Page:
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Issue 51 / We Check Out Film Festival Darling 'The Tiger Hunter'

We Check Out Film Festival Darling ‘The Tiger Hunter’

May 23, 2016


Karen David and Danny Pudi find love and laughs in delightful immigrant tale The Tiger Hunter.

It’s 1979, and young Indian engineer Sami Malik (Danny Pudi) is on the cusp of having it all. With a big-time job lined up in Chicago, he’ll finally be able to win over his childhood crush Ruby (Karen David) and live up to the reputation of his father — a man revered in his village as “the tiger hunter.”

Little does Sami know, his path to the American Dream will be a bit bumpier than it looks. He arrives stateside only to find that the company has decided to cut back, and the lucrative position he was promised is off the table. What’s left on the table? A low-paying job as a draftsman — literally working in the building’s basement.

Sami (Danny Pudi) finds himself in a less-than-ideal living situation.
Photo Credit: Sneaky Sneaky Films

Despite finding a rapport with one of his fellow employees (Napoleon Dynamite's Jon Heder), the office is pretty much a nightmare, but if nothing else, it allows him a reprieve from the comically tiny co-op he’s forced to share with a half-dozen similarly disenfranchised immigrants, including vastly overeducated parking attendant Babu (Schitt's Creek's Rizwan Manji). Seemingly, things couldn’t get any worse . . . so, naturally, that’s when Ruby calls to let him know that she and her father, the General (Community's Iqbal Theba), will be coming to America to find her a husband.

Determined not to miss his shot, Sami and his new cohorts embark on what can only be described as a hare-brained campaign to make it seem as though he’s wildly successful. Corporate hustling, prison and psychedelic drugs ensue.

At once a charmingly quirky romantic comedy and a savvy, heartfelt exploration of the immigrant experience, director Lena Khan shows a deft touch in her debut feature, balancing laughs and pathos, and sidestepping clichés to craft a film that, for all its hijinks, feels grounded in something very real and relatable. It took home numerous honours at this year's Los Angeles Asian Pacific Film Festival.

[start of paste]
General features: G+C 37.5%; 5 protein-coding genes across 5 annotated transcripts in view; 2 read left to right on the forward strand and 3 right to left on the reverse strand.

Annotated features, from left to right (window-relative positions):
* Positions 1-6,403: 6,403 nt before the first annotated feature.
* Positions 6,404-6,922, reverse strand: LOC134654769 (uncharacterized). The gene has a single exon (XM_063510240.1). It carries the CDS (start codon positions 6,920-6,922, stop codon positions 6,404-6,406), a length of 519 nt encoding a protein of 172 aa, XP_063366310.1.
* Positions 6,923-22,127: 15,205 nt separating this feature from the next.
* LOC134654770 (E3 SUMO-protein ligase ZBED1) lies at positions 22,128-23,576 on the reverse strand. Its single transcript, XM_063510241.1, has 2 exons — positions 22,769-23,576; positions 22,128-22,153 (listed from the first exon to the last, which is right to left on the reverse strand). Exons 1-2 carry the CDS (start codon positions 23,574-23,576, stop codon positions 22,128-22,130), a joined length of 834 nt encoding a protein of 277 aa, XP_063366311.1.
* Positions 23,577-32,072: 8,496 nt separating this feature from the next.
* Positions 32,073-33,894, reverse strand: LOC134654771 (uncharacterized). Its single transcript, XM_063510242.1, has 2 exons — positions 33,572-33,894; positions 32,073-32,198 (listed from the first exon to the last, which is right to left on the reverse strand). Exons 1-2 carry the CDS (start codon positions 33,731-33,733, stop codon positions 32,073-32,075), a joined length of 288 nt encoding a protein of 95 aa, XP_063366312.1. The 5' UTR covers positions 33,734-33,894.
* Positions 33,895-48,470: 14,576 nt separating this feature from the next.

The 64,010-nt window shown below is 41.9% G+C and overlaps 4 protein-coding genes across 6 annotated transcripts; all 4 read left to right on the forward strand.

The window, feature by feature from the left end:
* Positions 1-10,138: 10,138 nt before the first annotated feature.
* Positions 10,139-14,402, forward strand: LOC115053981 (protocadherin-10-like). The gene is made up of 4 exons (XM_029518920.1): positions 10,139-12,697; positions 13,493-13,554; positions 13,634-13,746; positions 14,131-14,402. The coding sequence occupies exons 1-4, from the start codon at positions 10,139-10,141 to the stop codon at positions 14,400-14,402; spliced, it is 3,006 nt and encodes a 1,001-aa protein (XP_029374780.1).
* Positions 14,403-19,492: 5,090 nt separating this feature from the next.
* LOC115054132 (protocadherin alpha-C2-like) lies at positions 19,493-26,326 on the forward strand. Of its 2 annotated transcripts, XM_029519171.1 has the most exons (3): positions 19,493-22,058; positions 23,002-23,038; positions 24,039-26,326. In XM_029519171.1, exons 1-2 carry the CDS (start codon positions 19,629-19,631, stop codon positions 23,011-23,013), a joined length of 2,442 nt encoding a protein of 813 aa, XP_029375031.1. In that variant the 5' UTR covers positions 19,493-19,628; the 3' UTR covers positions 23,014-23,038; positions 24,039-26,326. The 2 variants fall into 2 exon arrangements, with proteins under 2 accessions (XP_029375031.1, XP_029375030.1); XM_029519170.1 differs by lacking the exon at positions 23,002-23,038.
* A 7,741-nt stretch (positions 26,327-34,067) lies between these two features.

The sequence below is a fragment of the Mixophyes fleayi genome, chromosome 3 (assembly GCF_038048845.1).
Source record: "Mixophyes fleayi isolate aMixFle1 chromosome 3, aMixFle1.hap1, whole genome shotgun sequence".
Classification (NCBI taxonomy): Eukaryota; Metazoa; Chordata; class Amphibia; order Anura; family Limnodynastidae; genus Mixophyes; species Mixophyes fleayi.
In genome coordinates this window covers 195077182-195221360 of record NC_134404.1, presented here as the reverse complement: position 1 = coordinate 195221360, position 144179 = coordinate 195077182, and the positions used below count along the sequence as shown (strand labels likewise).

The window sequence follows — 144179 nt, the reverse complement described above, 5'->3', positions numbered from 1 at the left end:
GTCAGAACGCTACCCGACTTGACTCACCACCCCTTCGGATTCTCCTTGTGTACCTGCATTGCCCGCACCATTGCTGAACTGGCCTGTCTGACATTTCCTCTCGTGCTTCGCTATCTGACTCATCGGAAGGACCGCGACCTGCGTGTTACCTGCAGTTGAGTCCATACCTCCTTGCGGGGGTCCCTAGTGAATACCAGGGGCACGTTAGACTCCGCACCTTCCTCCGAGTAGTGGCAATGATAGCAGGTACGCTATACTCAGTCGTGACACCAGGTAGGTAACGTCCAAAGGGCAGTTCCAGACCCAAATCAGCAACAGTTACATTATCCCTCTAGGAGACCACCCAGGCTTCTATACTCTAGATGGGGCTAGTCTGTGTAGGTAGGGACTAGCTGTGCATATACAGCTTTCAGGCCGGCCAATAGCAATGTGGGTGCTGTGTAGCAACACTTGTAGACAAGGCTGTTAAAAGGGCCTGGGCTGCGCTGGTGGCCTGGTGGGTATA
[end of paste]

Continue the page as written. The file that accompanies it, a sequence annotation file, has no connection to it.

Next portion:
“I think it always comes down to character,” Khan explains of crafting the film's central love story. “The key is: what does love mean to those characters? For some, it's that goofy grin, and breakfast in bed, and all of that. For some, it's just being there for the other person — actually being in their life, even if they aren't as good as they think they need to be yet. That second part is what it meant for Sami and Ruby.”

Ruby (Karen David) and Sami (Danny Pudi) take an awkward scooter ride.
Photo Credit: Sneak Sneaky Films
 

Just as crucial are the two disarming lead performances at the centre of the story. For Pudi in particular, it’s a chance to show fans of a certain cultishly adored NBC sitcom a very different side of himself.

“Casting sort of fell into our lap, in a way I didn't at first imagine,” Khan admits. “Most of it started with Danny, and I give credit to that to our amazing casting director, Emily Schweber. Having been so familiar with him in Community, I couldn't imagine him in such a soulful (and not awkward) role. But I met with him and I could tell he would bring something to it that other actors wouldn't. There is no Sami without Danny. He can just sit and look at an object in his hand with soul, and his comedic timing is amazing. His charisma oozes from the screen.”

According to Pudi, that’s not the only thing that was oozing.
 
“Seventies-era clothing does not breathe well. Shooting this film in August in L.A. and in India proved that. But the odors we emitted brought us closer together. I hope.”
 
Though perhaps not as drastic a departure, playing the Indian-born Ruby represented something of a new challenge for David, who grew up in Canada.

 
 Sami sets out to conquer the business world.
Photo Credit: Sneaky Sneaky Films